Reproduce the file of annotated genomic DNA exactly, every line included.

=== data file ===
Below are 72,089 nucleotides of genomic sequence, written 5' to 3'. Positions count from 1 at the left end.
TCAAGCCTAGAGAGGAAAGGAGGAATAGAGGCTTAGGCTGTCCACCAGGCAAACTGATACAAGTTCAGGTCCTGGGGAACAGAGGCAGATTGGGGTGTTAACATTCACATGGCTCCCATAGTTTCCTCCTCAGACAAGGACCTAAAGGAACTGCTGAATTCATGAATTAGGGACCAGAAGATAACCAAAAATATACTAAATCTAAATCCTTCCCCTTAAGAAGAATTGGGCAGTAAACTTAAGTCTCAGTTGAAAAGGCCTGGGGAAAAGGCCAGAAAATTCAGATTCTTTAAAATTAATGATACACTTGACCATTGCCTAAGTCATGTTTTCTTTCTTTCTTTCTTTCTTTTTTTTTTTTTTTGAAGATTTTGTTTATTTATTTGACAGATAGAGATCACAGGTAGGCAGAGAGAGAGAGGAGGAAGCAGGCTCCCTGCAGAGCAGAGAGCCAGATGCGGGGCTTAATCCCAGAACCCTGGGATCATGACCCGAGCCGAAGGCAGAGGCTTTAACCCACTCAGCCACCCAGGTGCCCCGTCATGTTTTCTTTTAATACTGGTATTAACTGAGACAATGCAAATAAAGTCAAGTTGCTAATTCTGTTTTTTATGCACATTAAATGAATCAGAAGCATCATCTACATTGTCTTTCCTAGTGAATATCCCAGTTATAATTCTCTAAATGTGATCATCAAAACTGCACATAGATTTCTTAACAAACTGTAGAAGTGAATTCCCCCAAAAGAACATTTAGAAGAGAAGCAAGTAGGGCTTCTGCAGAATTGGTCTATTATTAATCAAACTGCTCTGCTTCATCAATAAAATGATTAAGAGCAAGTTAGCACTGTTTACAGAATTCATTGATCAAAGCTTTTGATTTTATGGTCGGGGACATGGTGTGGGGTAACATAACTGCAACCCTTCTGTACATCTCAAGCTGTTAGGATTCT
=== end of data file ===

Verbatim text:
Below are 72,089 nucleotides of genomic sequence, written 5' to 3'. Positions count from 1 at the left end.
TCAAGCCTAGAGAGGAAAGGAGGAATAGAGGCTTAGGCTGTCCACCAGGCAAACTGATACAAGTTCAGGTCCTGGGGAACAGAGGCAGATTGGGGTGTTAACATTCACATGGCTCCCATAGTTTCCTCCTCAGACAAGGACCTAAAGGAACTGCTGAATTCATGAATTAGGGACCAGAAGATAACCAAAAATATACTAAATCTAAATCCTTCCCCTTAAGAAGAATTGGGCAGTAAACTTAAGTCTCAGTTGAAAAGGCCTGGGGAAAAGGCCAGAAAATTCAGATTCTTTAAAATTAATGATACACTTGACCATTGCCTAAGTCATGTTTTCTTTCTTTCTTTCTTTCTTTTTTTTTTTTTTTGAAGATTTTGTTTATTTATTTGACAGATAGAGATCACAGGTAGGCAGAGAGAGAGAGGAGGAAGCAGGCTCCCTGCAGAGCAGAGAGCCAGATGCGGGGCTTAATCCCAGAACCCTGGGATCATGACCCGAGCCGAAGGCAGAGGCTTTAACCCACTCAGCCACCCAGGTGCCCCGTCATGTTTTCTTTTAATACTGGTATTAACTGAGACAATGCAAATAAAGTCAAGTTGCTAATTCTGTTTTTTATGCACATTAAATGAATCAGAAGCATCATCTACATTGTCTTTCCTAGTGAATATCCCAGTTATAATTCTCTAAATGTGATCATCAAAACTGCACATAGATTTCTTAACAAACTGTAGAAGTGAATTCCCCCAAAAGAACATTTAGAAGAGAAGCAAGTAGGGCTTCTGCAGAATTGGTCTATTATTAATCAAACTGCTCTGCTTCATCAATAAAATGATTAAGAGCAAGTTAGCACTGTTTACAGAATTCATTGATCAAAGCTTTTGATTTTATGGTCGGGGACATGGTGTGGGGTAACATAACTGCAACCCTTCTGTACATCTCAAGCTGTTAGGATTCT